Texas Book Festival authors explore historical, scientific sides of booze

"Of All the Gin Joints" features illustrations of Hollywood celebrities by Edward Hemingway, who chose to draw them in a style that he wanted to look a little tipsy, in keeping with the subject of the book.
“Of All the Gin Joints” features illustrations of Hollywood celebrities by Edward Hemingway, who chose to draw them in a style that he wanted to look a little tipsy, in keeping with the subject of the book.

Among all the fiction and nonfiction authors coming to the Texas Book Festival this weekend are a variety of food writers, making the festival a big draw for anyone who loves to cook and eat — and drink. Three of these writers have penned books centering around booze: Mark Bailey and Edward Hemingway collaborated on “Of All the Gin Joints: Stumbling Through Hollywood History,” and Adam Rogers published “Proof: The Science of Booze.”

Bailey and Hemingway’s compulsively readable book, which I wrote about for today’s food section, explores old Hollywood’s dependence on alcohol through bite-sized biographies, anecdotes and cocktail recipes (including the one below) that often originated in the very bars where the boozed-up stars engaged in their anecdote-worthy antics.

The authors will be at the festival on Saturday for two events surrounding “Of All the Gin Joints.” First up is the 11 a.m. “Drinks and a Movie” panel with Anne Helen Peterson, who wrote “Scandals of Classic Hollywood”; then, at 9:30 p.m., they’ll participate in a “Lit Crawl” event at Clayworks with other Algonquin Books writers.

Rogers’ time at the festival is on Sunday, when he’ll talk about fermentation and other scientific processes that produce the beer, wine and spirits that we love in an accessible, easy-to-follow manner.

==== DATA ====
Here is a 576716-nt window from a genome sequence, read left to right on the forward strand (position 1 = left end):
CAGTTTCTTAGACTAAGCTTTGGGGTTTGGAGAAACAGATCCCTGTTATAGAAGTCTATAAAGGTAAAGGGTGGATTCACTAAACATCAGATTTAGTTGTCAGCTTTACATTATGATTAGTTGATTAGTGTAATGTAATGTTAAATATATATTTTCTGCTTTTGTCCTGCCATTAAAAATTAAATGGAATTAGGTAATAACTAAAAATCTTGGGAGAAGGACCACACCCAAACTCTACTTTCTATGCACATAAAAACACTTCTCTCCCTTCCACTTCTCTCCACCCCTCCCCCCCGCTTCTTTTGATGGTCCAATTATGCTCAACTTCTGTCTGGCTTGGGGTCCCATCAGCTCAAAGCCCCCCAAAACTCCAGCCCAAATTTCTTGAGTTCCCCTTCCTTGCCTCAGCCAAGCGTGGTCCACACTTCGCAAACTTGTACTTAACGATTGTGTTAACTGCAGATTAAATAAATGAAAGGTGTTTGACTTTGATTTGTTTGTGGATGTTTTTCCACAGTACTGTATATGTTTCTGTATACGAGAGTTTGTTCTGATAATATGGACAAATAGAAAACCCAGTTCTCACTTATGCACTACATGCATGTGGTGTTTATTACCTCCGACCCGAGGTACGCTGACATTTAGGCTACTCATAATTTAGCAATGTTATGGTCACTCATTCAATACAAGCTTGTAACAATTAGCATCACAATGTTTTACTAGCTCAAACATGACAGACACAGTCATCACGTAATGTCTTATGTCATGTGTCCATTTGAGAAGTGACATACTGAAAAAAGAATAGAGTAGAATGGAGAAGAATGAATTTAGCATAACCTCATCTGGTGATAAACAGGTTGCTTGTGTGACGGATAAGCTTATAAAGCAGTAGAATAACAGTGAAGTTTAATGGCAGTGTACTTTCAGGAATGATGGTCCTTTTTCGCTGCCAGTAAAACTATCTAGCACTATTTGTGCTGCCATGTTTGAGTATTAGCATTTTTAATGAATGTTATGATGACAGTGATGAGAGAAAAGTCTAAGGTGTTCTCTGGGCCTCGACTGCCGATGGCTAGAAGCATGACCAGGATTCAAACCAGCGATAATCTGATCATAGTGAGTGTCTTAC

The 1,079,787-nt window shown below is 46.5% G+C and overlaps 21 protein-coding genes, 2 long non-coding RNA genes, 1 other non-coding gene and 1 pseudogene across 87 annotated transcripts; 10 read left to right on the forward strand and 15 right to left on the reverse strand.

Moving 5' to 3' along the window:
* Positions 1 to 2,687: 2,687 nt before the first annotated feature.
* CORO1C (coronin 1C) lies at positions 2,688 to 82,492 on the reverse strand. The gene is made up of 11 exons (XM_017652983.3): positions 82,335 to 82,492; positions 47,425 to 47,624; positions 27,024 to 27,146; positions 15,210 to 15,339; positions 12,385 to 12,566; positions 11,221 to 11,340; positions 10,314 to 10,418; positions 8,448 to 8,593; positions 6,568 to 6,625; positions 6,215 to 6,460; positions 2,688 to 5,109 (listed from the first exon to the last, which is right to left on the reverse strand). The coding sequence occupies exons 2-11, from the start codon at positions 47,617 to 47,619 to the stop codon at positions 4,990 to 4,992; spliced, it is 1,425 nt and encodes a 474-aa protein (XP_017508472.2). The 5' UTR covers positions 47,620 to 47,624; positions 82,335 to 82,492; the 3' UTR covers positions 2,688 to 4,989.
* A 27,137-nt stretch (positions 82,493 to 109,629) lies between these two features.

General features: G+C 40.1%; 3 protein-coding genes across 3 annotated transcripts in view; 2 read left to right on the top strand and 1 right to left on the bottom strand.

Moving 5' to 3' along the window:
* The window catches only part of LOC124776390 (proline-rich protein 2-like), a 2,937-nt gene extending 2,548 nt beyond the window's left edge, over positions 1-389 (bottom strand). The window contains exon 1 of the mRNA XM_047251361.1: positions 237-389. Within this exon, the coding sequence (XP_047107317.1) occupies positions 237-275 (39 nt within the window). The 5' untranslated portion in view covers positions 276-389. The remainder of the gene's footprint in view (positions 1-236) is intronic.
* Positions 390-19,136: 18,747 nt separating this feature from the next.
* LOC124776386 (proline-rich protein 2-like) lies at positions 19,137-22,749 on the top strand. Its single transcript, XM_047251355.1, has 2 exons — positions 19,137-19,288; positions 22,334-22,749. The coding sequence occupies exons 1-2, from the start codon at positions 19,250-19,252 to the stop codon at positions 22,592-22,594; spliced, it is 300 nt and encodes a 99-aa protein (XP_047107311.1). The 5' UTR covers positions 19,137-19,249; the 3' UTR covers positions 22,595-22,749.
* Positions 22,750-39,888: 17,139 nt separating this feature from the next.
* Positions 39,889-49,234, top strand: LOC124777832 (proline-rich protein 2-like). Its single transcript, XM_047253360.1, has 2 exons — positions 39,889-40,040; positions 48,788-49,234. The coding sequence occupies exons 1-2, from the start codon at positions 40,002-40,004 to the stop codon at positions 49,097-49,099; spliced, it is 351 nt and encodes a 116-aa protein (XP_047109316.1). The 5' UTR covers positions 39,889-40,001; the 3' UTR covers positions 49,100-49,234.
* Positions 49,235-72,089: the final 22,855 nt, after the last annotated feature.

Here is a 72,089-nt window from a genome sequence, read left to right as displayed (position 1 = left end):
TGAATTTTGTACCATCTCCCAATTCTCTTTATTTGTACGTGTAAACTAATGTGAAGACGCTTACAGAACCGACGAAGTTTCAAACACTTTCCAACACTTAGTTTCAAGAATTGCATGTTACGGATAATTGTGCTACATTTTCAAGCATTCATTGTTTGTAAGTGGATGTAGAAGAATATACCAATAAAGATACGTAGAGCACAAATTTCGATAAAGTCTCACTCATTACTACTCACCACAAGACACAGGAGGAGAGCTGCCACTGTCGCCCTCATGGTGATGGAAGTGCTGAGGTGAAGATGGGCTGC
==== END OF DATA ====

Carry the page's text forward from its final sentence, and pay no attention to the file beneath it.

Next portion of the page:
“Some archaeologists and anthropologists have argued that the production of beer induced human beings to settle down and develop permanent agriculture — to literally put down roots and cultivate grains instead of roam nomadically,” he writes in “Proof.” “The manufacture of alcohol was, arguably, the social and economic revolution that allowed Homo sapiens to become civilized human beings. It’s the apotheosis of human life on earth. It’s a miracle.”

The Brown Derby

The origin story of many cocktails has gotten blurred over the years as myths take over — for example, did author Ernest Hemingway really invent the Bloody Mary after his doctors told him to stay away from alcohol? (The tomato juice and other ingredients helped to mask the taste of the vodka, the story goes.) Probably not, but that hasn’t stopped people from giving him credit.

Similarly, the Brown Derby cocktail has a murky backstory surrounding it, one that “Of All the Gin Joints” touches on briefly. Was it created at the now-defunct Los Angeles restaurant of the same name, both of which were wildly popular in the 1930s? Or did another nearby restaurant christen the cocktail after its neighbor? Or is it called the Brown Derby simply because it looks like a brown hat? Wherever it came from, the bourbon drink remains a staple in classic cocktail repertoires.

2 oz. bourbon

1 oz. freshly squeezed grapefruit juice

1/2 oz. of honey

Pour all ingredients into a cocktail shaker filled with ice cubes. Shake well. Strain into a chilled cocktail glass.

— “Of All the Gin Joints”

Swift’s Attic puts cocktails within ice for speed, innovation

When Swift’s Attic bar manager Jeff Hammett would visit downtown bars and order a cocktail, he noticed two important trends. The drinks he ordered would take 15 minutes to make and would often contain outlandish ingredients that had no business being in cocktails. They also featured large artisanal ice cubes cut into squares, spheres or long rectangles, products of an increasing number of ice programs at bars and restaurants seeking to heighten the quality of their cocktails (this ice takes longer to melt, which means the cocktail won’t be diluted by excess water).